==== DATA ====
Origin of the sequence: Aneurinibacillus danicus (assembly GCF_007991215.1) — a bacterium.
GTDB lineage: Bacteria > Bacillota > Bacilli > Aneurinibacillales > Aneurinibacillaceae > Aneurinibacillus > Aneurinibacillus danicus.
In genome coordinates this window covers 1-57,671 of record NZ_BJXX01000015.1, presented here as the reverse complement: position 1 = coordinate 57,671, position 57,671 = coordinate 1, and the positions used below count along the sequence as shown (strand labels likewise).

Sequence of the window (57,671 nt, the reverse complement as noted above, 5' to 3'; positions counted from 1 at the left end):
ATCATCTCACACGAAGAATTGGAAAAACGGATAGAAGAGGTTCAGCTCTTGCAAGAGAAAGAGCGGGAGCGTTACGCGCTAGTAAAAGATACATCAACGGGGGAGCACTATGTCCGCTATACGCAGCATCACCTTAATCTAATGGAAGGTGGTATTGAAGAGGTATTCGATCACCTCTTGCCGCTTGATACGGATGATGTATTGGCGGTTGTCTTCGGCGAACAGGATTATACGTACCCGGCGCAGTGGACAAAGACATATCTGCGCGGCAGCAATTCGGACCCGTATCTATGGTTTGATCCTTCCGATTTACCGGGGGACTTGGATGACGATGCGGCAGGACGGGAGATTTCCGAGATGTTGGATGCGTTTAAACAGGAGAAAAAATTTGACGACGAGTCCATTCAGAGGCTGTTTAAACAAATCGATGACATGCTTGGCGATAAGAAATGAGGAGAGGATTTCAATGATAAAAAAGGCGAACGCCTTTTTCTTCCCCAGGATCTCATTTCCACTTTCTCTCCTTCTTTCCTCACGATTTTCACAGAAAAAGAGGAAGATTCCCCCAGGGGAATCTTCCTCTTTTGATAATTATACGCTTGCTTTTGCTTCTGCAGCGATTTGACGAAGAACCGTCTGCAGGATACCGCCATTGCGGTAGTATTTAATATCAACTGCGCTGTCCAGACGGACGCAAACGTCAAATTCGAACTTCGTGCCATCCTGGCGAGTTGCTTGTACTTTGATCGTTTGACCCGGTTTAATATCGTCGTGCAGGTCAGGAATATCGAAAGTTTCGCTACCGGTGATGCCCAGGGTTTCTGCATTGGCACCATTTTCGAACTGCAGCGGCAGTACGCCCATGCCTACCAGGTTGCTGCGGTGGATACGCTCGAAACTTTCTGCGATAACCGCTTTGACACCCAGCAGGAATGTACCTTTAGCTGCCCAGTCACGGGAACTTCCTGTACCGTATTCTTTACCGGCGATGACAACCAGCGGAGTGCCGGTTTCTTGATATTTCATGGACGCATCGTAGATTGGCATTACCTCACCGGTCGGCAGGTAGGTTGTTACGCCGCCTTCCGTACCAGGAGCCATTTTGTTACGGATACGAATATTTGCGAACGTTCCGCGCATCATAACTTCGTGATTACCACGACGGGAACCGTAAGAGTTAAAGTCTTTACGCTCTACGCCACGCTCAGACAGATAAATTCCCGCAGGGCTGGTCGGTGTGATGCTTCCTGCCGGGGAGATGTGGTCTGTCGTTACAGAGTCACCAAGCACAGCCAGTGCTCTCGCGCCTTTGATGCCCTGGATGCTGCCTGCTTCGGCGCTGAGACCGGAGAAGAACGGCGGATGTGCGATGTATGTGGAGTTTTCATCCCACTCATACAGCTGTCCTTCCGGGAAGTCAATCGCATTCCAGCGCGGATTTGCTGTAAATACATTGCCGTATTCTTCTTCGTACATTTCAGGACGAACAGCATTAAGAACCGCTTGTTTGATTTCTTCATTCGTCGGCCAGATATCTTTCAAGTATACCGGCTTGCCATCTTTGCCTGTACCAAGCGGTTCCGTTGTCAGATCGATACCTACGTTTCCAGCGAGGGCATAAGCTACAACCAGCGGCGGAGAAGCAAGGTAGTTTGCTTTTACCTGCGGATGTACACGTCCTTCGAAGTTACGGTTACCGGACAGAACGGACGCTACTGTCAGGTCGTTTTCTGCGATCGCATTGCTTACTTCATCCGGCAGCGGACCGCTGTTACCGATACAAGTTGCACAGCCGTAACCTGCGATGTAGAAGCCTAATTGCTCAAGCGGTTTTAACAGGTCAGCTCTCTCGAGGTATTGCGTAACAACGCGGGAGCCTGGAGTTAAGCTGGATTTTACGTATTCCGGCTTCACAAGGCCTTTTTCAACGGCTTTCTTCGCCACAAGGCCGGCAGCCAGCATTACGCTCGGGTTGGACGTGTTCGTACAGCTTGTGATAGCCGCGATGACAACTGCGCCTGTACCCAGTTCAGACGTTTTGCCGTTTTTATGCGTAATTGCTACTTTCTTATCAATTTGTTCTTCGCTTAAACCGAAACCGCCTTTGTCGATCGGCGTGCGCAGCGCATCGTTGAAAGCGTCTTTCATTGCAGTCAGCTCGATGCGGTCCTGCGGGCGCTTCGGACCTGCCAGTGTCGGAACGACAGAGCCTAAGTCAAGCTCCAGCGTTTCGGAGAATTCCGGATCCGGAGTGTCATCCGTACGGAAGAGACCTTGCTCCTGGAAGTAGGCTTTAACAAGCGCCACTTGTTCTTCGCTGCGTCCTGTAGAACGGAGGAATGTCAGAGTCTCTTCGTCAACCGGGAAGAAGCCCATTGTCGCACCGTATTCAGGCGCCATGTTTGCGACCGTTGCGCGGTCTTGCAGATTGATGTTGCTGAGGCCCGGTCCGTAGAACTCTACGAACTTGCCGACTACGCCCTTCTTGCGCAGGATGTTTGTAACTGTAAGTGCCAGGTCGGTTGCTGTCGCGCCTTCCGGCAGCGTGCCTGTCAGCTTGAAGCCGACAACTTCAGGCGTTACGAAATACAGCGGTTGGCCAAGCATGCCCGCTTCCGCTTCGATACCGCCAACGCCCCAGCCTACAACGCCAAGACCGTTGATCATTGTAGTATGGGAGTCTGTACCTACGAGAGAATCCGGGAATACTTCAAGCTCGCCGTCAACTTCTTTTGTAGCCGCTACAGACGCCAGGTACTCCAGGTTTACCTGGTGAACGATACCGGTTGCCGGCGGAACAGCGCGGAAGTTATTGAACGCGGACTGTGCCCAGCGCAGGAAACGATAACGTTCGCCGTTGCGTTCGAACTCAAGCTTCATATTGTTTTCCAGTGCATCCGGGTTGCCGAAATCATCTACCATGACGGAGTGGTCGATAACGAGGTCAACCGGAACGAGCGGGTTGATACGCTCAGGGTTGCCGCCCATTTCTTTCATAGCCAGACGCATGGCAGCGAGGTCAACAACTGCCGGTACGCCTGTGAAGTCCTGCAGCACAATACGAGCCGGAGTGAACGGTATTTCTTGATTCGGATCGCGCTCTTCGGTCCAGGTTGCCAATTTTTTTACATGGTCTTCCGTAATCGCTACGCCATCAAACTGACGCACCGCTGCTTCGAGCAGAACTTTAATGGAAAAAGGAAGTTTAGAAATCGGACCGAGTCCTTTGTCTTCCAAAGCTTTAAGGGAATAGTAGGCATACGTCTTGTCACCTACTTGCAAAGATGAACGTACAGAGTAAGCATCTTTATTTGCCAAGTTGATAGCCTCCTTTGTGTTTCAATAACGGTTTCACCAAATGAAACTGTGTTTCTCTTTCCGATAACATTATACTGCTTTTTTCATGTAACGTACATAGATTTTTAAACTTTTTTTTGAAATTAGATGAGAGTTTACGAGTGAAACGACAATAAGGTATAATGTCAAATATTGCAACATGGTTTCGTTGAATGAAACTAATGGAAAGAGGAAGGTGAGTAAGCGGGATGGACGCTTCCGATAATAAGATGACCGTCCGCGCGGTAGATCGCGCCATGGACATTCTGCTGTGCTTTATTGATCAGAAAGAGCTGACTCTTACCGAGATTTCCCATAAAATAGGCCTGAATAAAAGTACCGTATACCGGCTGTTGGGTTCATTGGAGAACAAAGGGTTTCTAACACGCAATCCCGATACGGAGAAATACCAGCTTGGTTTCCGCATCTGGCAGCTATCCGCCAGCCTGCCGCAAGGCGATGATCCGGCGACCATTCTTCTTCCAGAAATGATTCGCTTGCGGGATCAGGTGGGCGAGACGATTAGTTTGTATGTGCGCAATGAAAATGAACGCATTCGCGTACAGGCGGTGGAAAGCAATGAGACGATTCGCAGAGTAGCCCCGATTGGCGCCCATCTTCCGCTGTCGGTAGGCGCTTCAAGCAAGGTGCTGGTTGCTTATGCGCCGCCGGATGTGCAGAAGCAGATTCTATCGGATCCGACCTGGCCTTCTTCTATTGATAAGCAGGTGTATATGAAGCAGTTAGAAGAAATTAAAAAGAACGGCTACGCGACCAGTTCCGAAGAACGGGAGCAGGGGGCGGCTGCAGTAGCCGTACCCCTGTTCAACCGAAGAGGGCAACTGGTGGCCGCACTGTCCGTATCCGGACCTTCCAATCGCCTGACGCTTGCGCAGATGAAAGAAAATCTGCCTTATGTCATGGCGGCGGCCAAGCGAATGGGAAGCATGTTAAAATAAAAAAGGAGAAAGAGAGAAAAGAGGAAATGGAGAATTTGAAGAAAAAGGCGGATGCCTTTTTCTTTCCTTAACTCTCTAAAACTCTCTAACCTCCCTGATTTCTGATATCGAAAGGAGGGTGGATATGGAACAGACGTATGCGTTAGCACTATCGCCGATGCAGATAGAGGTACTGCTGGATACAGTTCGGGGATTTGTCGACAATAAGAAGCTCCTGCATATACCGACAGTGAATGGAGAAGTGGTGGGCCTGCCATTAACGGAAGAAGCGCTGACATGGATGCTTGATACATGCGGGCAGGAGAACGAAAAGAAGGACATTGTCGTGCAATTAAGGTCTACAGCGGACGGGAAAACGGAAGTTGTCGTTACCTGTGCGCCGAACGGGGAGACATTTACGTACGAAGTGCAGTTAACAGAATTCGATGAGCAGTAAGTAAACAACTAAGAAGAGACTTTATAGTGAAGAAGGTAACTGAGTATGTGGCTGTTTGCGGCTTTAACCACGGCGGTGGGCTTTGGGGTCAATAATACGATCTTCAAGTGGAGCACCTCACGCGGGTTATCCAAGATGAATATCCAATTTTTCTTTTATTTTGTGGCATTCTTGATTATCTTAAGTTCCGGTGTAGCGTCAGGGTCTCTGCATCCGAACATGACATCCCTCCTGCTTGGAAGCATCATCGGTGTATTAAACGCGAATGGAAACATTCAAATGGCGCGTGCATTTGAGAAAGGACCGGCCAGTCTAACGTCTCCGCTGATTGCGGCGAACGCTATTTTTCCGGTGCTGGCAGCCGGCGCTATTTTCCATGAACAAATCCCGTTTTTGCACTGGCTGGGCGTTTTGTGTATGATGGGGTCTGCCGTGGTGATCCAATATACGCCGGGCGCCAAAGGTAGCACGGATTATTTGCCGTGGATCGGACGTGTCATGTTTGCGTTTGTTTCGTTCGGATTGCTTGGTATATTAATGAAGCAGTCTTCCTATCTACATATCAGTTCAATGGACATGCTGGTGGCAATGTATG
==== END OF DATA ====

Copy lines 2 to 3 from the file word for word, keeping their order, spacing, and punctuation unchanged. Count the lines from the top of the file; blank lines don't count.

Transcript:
GTDB lineage: Bacteria > Bacillota > Bacilli > Aneurinibacillales > Aneurinibacillaceae > Aneurinibacillus > Aneurinibacillus danicus.
In genome coordinates this window covers 1-57,671 of record NZ_BJXX01000015.1, presented here as the reverse complement: position 1 = coordinate 57,671, position 57,671 = coordinate 1, and the positions used below count along the sequence as shown (strand labels likewise).